Yes, this is a mean trick. I never bothered with the idea, although I’ve had modems in the past that could have done it if I’d written the right software. It’s a privacy violation of sorts that I wouldn’t do to a friend. Of course, telemarketers are fair game, but not everyone is.

Another smoking font

Some readers may recall the 2004 “Rathergate” scandal when CBS News ran a story about President George W. Bush’s service in the Texas Air National Guard during the late ’60s/early ’70s. Dan Rather was given a letter supposedly from Bush’s commanding officer with various gripes about his service. It went on the air with insufficient scrutiny.

As I remember the story, somebody commented on a message board that the letter looked like it was written with a modern-day word processor instead of an old typewriter. Someone else then went through the trouble of printing one out and it turned out to be an exact match for the default settings of Microsoft Word. The story went viral, and that was that. Dan Rather fought on, but the truth was too funny to ignore.

A similar problem is now getting the Prime Minister of Pakistan in hot water. His three kids had been named in last year’s Panama Papers leak. As a way of explanation, they denied it, showing paperwork dated 2006.

The trouble is, the documents were printed in a Calibri font, which was not sold until 2007.

This isn’t as obvious a slip-up as the one that got Dan Rather. It depends on how hard they can press this. The truth doesn’t always matter in politics or the media. We’ll have to see.

It’s interesting to think that Dan Rather and his forger may have pulled it off if only the perp had thought of switching to a Courier font with left-justified text. Someone might still have figured out the deception, just as now in Pakistan, but the truth might not have gotten as far.

Next level of editing audio

Via KurzweilAI:

Imagine you are in post-production of a podcast. As in this video, the speaker says:

“We leave the eventuality to time and law.”

You can edit that — in text — to this:

“We leave the eventuality to time and belief.”

It plays it back in audio, mimicking the speaker’s voice for the changes.

You might then point out that some words may need to sound different, depending on the circumstances. They’ve got that covered.

This is astounding, but not surprising, given where we’re at.

Expect hijinks in the 2020 campaign by nearly anyone with a computer and a YouTube account. With luck, we’ll have gotten used to this by then.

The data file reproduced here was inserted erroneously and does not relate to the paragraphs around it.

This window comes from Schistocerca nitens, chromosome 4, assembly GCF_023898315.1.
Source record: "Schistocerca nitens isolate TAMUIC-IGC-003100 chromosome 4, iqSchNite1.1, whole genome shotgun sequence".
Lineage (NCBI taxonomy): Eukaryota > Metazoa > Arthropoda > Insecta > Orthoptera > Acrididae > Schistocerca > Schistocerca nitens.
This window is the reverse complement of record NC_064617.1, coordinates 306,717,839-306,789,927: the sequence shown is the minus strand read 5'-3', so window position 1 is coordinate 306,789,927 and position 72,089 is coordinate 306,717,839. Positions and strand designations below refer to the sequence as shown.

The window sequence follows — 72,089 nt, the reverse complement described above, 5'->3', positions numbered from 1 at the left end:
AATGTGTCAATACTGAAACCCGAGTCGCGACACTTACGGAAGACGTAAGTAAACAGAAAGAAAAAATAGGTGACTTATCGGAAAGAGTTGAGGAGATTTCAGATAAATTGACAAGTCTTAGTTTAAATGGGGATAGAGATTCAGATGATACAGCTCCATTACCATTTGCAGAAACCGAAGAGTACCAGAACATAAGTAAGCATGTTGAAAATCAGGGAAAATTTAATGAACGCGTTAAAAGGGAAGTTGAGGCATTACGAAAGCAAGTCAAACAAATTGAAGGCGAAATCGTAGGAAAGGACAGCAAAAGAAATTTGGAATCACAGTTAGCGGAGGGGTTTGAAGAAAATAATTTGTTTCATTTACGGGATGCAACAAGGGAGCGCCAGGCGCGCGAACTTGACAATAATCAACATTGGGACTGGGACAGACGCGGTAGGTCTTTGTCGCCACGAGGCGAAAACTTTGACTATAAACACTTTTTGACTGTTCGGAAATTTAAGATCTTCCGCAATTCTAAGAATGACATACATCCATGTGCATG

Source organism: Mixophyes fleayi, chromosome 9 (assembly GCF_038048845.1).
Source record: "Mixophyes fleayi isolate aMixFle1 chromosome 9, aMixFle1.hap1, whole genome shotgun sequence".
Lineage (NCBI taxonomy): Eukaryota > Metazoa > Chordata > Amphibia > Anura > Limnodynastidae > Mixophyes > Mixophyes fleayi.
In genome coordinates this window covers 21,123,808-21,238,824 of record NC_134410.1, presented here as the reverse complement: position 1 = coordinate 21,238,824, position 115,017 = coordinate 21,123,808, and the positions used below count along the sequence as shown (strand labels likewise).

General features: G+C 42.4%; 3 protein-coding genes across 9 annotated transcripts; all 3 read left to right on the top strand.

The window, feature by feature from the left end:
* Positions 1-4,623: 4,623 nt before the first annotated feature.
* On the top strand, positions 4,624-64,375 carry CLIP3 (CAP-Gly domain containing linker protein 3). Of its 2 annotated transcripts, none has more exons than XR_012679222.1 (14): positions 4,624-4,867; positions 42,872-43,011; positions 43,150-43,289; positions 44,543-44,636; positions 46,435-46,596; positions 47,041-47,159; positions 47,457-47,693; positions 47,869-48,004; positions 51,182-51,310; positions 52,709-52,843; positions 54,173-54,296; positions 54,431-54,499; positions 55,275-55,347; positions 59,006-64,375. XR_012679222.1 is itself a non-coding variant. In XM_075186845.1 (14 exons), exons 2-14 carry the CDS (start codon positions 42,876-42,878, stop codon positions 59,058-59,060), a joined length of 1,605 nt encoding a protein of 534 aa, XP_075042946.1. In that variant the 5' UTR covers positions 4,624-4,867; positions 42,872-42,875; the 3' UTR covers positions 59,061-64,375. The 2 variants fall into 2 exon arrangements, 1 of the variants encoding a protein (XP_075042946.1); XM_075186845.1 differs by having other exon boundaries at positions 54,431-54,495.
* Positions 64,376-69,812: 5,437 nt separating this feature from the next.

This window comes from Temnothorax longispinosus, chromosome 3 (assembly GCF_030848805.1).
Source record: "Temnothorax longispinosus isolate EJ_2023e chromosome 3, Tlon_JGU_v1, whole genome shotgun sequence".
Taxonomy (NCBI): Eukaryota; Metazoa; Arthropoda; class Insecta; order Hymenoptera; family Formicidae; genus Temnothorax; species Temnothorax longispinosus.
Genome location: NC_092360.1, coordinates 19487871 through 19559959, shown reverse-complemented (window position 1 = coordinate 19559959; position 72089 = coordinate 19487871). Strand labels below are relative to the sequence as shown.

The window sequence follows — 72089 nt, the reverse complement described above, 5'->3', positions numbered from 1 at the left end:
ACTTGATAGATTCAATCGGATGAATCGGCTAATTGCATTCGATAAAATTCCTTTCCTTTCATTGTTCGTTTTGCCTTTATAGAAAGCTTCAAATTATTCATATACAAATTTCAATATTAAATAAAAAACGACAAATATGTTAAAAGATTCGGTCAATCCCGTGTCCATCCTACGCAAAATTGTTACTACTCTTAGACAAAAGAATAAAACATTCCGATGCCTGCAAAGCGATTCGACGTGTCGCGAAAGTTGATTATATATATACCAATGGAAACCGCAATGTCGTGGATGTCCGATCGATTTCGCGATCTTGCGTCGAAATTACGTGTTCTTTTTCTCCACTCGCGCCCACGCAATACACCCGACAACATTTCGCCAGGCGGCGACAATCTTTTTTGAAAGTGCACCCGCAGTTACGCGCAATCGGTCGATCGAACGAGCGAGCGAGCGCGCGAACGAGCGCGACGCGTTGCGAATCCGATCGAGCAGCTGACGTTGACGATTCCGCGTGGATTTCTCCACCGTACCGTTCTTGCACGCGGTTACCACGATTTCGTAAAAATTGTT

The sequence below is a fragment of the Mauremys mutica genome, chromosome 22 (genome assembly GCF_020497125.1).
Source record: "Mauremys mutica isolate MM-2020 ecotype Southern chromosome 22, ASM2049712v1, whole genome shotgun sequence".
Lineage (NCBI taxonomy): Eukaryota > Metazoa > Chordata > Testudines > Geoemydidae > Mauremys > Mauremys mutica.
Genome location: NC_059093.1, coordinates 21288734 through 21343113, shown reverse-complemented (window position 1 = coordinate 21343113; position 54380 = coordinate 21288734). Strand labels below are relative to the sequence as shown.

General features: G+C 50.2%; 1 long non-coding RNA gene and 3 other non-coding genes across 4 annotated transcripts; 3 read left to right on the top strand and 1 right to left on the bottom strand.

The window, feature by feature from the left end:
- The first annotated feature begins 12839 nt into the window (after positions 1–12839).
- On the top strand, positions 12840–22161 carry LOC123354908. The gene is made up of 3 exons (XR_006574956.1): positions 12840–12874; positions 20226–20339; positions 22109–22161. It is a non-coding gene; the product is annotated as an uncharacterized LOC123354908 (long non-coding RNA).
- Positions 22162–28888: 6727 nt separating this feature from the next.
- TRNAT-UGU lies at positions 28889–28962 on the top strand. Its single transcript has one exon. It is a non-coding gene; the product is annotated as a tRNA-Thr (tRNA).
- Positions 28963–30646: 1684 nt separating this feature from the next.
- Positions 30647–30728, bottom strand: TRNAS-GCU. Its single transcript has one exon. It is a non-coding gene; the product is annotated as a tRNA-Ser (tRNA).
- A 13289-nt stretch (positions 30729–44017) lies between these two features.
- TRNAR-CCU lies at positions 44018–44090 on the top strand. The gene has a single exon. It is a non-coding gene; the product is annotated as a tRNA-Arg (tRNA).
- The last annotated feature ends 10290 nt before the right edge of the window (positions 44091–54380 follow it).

In a side issue, some jobs in TV and film production may take a hit.

Nice cars finish last

From 1944:

Grin and Bear It — Feb 15, 1944*

Civilian car production stopped within two months after December 7, 1941. But this joke works even better today with self-driving cars on the horizon.

John C. Dvorak writes that self-driving cars will be too polite. They’ll be programmed to obey the rules while pedestrians and regular drivers will take advantage. It’ll be like an American driving in Sicily, not really understanding the nuances. Dvorak doesn’t say this, but I could imagine somebody hacking an aggressiveness into their own computer.

But maybe not: These cars will also be recording everything. Memory storage will be cheap. They might very well call the cops automatically.

* There was once a time when it was permissible to make fun of women drivers. Nowadays, they can only make fun of men drivers.

Colonizing the bubble

Wil Wheaton, Star Trek’s Wesley Crusher, is an internet star with a lot of Twitter followers.

He gets a lot more traffic than the rest of us do. Some of it must make him uncomfortable. I’m sure some of it is really bad. He’s apparently pretty quick with Twitter’s block feature. That’s where you tell it not to show you tweets from people you’d rather not hear from.

He has a reputation for blocking people simply for saying “Shut up, Wesley!”

That’s his right. The trouble I see is this:

Join that, and you’ll miss tweets simply because Wil Wheaton disagrees with their senders. That’s a lot of people to censor yourself from. Needing his block list is a sign that you’re on Twitter too much.

Bubbles are dangerous. Join his blocklist and you’re in one. I’m reminded of the apocryphal quote of Pauline Kael: “How could Nixon have won? Nobody I know voted for him.”

Just imagine missing a retweet simply because the original writer had once said, “Shut up, Wesley!”

MIT Technology Review’s top 10 breakthrough technologies

Via NextBigFuture: The top ten breakthrough technologies for 2017 according to MIT Technology Review:

  1. Reversing Paralysis (in 10 to 15 years)
  2. Self-Driving Trucks (in 5 to 10 years)
  3. Paying with Your Face (available now)
  4. Practical Quantum Computing (in 4-5 years)
  5. The 360-Degree Selfie (available now)
  6. Hot Solar Cells (in 10 to 15 years)
  7. Gene Therapy 2.0 (available now)
  8. The Cell Atlas (in 5 years)
  9. Botnets of Things (available now)
  10. Reinforcement Learning (in 1 to 2 years)

NextBigFuture describes each item, and links to each individual article in MIT Technology Review, whose main article is here.

I’d rather that things like reversing paralysis were available now, with the 360-degree selfie being 10 to 15 years away. Perhaps the progress on items 4, 7, 8 and 10 can accelerate this timetable.